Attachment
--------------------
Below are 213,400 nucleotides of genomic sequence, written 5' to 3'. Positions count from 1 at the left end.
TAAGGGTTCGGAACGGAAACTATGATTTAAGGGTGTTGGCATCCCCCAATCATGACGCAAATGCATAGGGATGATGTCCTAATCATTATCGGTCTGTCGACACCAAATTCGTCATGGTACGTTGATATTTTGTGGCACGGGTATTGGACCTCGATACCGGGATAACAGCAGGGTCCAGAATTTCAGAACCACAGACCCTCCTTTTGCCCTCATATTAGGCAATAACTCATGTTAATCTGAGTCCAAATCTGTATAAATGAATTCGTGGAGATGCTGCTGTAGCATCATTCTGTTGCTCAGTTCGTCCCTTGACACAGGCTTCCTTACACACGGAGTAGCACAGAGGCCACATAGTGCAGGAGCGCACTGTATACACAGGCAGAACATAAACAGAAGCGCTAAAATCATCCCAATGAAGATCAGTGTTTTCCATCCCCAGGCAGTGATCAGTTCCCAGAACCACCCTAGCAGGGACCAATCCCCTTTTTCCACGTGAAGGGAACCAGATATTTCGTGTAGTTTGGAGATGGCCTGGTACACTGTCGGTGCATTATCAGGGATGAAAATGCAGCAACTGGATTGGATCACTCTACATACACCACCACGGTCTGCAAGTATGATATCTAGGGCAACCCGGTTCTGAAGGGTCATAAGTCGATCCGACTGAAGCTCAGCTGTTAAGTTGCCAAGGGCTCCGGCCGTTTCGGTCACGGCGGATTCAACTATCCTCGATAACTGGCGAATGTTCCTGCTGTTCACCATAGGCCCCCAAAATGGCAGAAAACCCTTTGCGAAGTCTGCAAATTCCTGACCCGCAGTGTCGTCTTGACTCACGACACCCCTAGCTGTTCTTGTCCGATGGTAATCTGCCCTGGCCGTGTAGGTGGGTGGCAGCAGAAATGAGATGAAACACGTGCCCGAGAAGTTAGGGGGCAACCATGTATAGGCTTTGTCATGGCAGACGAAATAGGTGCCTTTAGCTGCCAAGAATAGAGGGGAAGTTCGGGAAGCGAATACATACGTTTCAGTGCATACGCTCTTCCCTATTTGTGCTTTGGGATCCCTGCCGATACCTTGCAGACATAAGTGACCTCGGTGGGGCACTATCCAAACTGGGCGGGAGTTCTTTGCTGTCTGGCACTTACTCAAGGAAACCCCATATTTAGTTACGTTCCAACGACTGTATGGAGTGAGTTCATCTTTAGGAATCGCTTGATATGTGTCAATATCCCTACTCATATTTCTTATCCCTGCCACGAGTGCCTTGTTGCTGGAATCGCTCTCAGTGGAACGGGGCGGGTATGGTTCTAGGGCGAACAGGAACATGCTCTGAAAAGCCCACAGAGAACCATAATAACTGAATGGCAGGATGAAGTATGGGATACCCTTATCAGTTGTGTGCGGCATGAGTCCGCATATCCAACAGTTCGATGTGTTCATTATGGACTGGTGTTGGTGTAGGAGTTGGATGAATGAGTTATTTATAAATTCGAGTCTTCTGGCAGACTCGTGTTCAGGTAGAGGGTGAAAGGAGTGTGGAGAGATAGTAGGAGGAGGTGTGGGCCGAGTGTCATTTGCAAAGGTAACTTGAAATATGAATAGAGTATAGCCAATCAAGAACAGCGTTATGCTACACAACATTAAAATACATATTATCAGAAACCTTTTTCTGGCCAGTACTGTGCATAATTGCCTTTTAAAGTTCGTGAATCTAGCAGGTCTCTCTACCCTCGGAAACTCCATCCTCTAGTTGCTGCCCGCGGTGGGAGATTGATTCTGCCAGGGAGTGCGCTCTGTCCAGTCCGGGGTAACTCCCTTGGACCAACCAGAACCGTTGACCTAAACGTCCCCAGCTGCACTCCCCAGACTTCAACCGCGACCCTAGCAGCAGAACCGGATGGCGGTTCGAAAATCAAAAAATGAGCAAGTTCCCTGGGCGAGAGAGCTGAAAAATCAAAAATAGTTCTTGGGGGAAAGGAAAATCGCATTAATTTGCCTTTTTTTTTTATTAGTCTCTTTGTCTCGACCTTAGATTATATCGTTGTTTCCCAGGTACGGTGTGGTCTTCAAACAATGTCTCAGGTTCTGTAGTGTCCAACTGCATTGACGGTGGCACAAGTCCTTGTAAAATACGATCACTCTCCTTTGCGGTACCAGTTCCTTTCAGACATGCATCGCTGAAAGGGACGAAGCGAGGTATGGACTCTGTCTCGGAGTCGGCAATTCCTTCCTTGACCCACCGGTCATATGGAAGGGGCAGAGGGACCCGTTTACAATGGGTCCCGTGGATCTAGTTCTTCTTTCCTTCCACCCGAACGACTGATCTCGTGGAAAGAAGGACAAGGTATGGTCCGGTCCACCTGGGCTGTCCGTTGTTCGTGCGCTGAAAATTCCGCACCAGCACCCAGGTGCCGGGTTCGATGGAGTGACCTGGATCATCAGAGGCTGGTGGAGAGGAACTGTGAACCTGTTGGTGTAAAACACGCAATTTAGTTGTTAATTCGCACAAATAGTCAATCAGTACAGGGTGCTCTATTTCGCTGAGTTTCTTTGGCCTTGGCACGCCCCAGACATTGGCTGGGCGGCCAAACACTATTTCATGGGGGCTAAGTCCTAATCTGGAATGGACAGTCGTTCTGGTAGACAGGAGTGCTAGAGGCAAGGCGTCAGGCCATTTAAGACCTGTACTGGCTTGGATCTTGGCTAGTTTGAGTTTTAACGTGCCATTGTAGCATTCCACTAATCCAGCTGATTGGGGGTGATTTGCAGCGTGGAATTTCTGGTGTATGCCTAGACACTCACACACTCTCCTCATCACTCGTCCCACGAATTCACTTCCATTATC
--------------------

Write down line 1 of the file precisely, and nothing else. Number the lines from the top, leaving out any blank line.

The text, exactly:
Below are 213,400 nucleotides of genomic sequence, written 5' to 3'. Positions count from 1 at the left end.